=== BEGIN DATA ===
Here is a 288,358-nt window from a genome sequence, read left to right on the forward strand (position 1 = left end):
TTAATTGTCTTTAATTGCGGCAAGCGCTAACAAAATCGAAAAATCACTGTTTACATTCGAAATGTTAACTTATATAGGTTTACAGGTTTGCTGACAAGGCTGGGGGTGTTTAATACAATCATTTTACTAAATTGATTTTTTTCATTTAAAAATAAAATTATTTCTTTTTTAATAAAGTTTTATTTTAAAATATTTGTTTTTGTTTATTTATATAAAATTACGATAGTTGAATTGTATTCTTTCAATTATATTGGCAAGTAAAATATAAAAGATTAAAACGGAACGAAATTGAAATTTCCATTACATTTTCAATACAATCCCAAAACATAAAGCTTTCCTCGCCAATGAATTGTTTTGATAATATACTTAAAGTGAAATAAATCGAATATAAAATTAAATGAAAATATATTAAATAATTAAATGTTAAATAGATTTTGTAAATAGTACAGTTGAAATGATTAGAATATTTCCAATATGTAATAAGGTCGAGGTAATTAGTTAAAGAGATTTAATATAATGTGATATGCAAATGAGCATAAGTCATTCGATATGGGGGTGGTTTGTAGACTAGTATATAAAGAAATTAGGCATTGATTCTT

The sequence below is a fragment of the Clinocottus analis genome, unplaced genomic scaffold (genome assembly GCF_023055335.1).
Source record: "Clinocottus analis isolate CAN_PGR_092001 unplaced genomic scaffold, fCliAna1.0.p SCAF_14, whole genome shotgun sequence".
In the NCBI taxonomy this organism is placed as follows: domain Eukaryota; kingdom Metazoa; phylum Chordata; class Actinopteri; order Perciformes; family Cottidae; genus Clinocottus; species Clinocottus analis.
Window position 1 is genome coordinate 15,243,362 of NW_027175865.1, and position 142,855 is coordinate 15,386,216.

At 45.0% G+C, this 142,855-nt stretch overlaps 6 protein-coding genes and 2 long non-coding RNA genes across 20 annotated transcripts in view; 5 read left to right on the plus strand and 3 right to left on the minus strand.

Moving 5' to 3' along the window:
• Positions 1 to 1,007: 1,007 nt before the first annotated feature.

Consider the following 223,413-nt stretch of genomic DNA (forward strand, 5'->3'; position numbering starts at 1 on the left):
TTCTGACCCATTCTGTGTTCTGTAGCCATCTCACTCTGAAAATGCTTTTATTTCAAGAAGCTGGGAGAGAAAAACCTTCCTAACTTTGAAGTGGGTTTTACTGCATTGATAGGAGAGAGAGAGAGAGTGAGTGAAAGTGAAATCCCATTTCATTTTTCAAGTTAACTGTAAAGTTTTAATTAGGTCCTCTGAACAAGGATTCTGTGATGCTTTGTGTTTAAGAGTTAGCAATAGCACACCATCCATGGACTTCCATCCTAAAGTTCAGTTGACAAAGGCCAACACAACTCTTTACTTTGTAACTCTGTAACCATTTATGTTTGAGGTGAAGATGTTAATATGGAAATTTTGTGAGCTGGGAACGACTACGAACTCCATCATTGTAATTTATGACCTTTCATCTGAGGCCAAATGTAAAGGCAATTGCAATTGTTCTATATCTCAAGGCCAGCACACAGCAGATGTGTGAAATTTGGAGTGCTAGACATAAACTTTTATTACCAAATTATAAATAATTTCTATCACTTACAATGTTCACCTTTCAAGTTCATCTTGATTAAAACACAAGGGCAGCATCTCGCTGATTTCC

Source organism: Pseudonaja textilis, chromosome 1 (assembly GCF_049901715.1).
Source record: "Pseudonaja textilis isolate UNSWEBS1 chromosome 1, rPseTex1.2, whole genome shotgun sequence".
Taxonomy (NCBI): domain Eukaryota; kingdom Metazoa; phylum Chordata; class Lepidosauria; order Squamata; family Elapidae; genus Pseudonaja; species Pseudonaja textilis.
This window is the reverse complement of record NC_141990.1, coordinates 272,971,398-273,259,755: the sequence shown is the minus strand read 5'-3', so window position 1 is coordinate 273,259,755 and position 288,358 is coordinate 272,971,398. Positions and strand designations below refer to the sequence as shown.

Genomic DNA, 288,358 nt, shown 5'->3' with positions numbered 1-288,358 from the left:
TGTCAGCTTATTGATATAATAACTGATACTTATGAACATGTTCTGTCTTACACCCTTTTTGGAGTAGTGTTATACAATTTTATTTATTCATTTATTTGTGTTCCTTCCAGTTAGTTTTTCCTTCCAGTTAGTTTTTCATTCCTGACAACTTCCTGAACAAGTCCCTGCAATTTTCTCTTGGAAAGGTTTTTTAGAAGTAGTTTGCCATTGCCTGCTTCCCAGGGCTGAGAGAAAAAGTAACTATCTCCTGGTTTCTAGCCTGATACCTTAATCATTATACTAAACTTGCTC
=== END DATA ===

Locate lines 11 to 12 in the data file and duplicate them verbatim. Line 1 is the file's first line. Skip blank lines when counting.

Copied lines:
TTCTGACCCATTCTGTGTTCTGTAGCCATCTCACTCTGAAAATGCTTTTATTTCAAGAAGCTGGGAGAGAAAAACCTTCCTAACTTTGAAGTGGGTTTTACTGCATTGATAGGAGAGAGAGAGAGAGTGAGTGAAAGTGAAATCCCATTTCATTTTTCAAGTTAACTGTAAAGTTTTAATTAGGTCCTCTGAACAAGGATTCTGTGATGCTTTGTGTTTAAGAGTTAGCAATAGCACACCATCCATGGACTTCCATCCTAAAGTTCAGTTGACAAAGGCCAACACAACTCTTTACTTTGTAACTCTGTAACCATTTATGTTTGAGGTGAAGATGTTAATATGGAAATTTTGTGAGCTGGGAACGACTACGAACTCCATCATTGTAATTTATGACCTTTCATCTGAGGCCAAATGTAAAGGCAATTGCAATTGTTCTATATCTCAAGGCCAGCACACAGCAGATGTGTGAAATTTGGAGTGCTAGACATAAACTTTTATTACCAAATTATAAATAATTTCTATCACTTACAATGTTCACCTTTCAAGTTCATCTTGATTAAAACACAAGGGCAGCATCTCGCTGATTTCC

Source organism: Pseudonaja textilis, chromosome 1 (assembly GCF_049901715.1).